The most notable paranormal beliefs include those that pertain to ghosts, extraterrestrial life, unidentified flying objects, psychic abilities or extrasensory perception, and cryptids. Cryptid are any animal whose existence is not confirmed by science. The study of them is known as cryptozoology! Bigfoot, Loch Ness Monster, Chupacabra, dragons, unicorns, and werewolves are among the most popular cryptids.
Eastern State Penitentiary in Philadelphia, PA is “the world’s first true penitentiary, a prison designed to inspire penitence, or true regret, in the hearts of prisoners.”1 In 1829, the prison received “Charles Williams, Prisoner Number One. Burglar.”2 The prison’s history is “full of suicide, madness, disease, murder, and torture” which makes it one of the most haunted places in America.3 The prison is now open for tours and even has “Terror Behind the Walls” – a haunted house attraction.
Patent # 9,517,421 is a “device for fanciful detection of ghosts” which is “A novelty toy, apparel, or jewelry, device for fanciful detection of ghosts, or other paranormal phenomena, through exploitation of Hall Effect, or of thermochromic material.”4 That might be useful on the next trip to Eastern State Penitentiary when Ghost Hunting!
Believing in the paranormal goes back to Early Christianity. The Church sought “to suppress belief in the old gods and goddesses” so when misfortunes happened it became the work of the devil and demons. By the 15th Century, this belief extended to “individuals in [the community] who were collaborating with Satan to induce misfortune: “witches”5When inexplicable events occurred, it became common to hunt “witches,” which, between 1450-1750, lead to the deaths of 40,000 to 60,000 “witches,” who were burned at the stake. 6 One popular image of a witch is cackling over a bubbling cauldron. If the Witch’s Brew produces CO2 that she wants to collect, the American Society of Heating, Refrigerating, and Air-Conditioning Engineers’ 2014 Handbook on Refrigeration explains the typical way to collect CO2. 7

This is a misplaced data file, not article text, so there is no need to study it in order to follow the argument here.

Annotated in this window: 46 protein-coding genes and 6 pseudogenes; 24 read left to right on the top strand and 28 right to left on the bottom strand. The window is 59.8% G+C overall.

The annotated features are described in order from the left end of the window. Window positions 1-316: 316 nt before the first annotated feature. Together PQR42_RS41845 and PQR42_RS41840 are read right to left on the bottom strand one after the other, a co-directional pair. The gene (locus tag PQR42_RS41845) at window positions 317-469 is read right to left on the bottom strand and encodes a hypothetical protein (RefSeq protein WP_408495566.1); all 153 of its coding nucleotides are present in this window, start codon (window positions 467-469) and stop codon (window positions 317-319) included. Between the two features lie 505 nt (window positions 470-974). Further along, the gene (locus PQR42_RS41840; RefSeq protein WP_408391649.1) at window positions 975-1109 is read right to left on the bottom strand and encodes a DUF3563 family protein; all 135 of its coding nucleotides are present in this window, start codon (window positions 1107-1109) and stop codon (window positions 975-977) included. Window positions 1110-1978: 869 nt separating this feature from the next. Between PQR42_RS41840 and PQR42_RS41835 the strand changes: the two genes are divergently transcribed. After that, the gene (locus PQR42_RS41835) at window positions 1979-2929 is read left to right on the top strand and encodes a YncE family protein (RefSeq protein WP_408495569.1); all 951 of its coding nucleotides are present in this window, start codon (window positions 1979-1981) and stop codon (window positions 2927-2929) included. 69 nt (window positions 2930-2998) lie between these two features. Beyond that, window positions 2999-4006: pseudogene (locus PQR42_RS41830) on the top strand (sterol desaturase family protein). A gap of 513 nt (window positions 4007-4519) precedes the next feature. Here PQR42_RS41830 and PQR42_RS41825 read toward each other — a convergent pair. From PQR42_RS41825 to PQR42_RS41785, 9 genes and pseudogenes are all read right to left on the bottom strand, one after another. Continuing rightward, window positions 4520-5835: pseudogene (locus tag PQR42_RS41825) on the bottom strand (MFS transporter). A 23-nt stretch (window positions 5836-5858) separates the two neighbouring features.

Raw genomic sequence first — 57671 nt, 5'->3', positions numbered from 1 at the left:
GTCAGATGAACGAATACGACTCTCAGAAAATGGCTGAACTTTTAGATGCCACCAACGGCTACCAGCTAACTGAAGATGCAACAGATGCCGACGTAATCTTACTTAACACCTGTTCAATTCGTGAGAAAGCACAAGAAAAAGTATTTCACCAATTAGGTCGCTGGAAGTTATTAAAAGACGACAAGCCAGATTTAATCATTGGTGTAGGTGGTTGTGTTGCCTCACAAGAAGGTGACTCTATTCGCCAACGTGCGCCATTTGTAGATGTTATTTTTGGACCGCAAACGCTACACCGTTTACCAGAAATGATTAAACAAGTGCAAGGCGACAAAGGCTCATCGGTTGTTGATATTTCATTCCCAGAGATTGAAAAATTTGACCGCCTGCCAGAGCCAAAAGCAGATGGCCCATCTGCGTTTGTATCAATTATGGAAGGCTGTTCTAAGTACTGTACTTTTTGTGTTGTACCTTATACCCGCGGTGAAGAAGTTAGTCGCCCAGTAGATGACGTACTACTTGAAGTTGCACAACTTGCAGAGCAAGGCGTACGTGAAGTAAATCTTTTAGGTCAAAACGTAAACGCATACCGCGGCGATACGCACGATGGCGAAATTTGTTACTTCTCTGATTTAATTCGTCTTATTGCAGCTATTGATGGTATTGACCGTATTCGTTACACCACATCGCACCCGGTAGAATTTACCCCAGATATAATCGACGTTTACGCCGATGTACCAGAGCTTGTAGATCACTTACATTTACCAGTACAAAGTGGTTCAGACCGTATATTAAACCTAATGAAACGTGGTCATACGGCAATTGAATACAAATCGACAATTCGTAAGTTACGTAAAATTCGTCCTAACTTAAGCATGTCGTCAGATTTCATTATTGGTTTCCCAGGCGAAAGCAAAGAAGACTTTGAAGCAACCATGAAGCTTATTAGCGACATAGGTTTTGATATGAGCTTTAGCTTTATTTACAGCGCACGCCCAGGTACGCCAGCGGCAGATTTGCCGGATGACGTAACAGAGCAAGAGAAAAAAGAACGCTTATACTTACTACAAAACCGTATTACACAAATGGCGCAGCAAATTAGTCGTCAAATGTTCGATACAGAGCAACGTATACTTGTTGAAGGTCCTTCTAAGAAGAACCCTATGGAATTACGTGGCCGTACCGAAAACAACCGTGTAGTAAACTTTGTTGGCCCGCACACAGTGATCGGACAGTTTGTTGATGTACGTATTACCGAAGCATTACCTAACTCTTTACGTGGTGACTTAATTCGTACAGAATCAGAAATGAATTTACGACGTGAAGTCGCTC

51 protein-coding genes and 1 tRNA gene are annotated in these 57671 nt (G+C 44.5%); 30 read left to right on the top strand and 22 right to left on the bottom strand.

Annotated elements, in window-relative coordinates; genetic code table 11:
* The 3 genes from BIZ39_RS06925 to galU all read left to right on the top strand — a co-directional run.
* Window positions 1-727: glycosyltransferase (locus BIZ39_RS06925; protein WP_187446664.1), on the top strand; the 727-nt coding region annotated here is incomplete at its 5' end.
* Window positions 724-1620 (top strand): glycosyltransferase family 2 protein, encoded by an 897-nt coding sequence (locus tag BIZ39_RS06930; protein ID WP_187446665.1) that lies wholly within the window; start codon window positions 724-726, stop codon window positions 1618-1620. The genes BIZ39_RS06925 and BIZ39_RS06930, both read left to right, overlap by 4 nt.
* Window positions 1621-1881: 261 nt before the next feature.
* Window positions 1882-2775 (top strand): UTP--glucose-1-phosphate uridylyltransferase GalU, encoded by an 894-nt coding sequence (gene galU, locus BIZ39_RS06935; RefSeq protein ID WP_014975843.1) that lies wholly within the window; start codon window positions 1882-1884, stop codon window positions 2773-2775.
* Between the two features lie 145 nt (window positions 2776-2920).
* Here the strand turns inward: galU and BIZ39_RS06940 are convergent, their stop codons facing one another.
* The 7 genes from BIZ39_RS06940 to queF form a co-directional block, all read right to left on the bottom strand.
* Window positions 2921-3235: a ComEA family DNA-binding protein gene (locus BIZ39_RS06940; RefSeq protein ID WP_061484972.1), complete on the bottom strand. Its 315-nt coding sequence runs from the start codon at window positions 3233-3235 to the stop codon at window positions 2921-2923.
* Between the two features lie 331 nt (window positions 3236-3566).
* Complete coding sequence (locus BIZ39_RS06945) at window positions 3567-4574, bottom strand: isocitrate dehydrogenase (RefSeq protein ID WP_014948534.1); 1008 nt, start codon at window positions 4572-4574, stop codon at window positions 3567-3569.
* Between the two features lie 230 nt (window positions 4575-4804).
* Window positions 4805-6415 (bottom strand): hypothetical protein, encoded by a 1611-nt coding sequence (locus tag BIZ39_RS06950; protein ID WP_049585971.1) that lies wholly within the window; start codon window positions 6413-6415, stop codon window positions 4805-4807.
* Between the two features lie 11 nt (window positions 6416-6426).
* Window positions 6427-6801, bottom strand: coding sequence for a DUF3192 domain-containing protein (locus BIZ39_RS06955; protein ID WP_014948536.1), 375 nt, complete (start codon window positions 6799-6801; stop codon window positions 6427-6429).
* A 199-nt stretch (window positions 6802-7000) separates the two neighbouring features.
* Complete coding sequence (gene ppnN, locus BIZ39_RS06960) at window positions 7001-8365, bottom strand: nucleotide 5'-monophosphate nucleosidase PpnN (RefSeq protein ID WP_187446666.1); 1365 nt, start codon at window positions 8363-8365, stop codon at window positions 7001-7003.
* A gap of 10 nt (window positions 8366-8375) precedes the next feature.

Arguably the most famous cryptid is Bigfoot. One of the earliest discoveries of Bigfoot was in 1811 when David Thompson was crossing the Rocky Mountains in Alberta. In his journal he wrote:
I saw the track of a large Animal – has 4 large Toes abt 3 or 4 In long & a small nail at the end of each. The Bal of his foot sank abt 3 In deeper than his Toes – the hinder part of his foot did not mark well. The whole is about 14 In long by 8 In wide & very much resembles a large Bear’s Track. It was in the Rivulet in about 6 In snow.8
Since then there have been thousands of sightings but no real non-blurry pictures of Bigfoot. Mostly from “camera-shake” as people ran away in fear. Thankfully the book, Motion Deblurring: Algorithms and Systems edited by A.N. Rajagopalan and Rama Chellappa is “A comprehensive guide to restoring images degraded by motion blur. A wide range of methods drawn from basic theory and cutting-edge research.”9 But, it always helps to have a good camera to start with and the Hero5 GoPro records 4k Video for your next Cryptozoology Expedition. The Engineering Library has 3 in the Tool Library.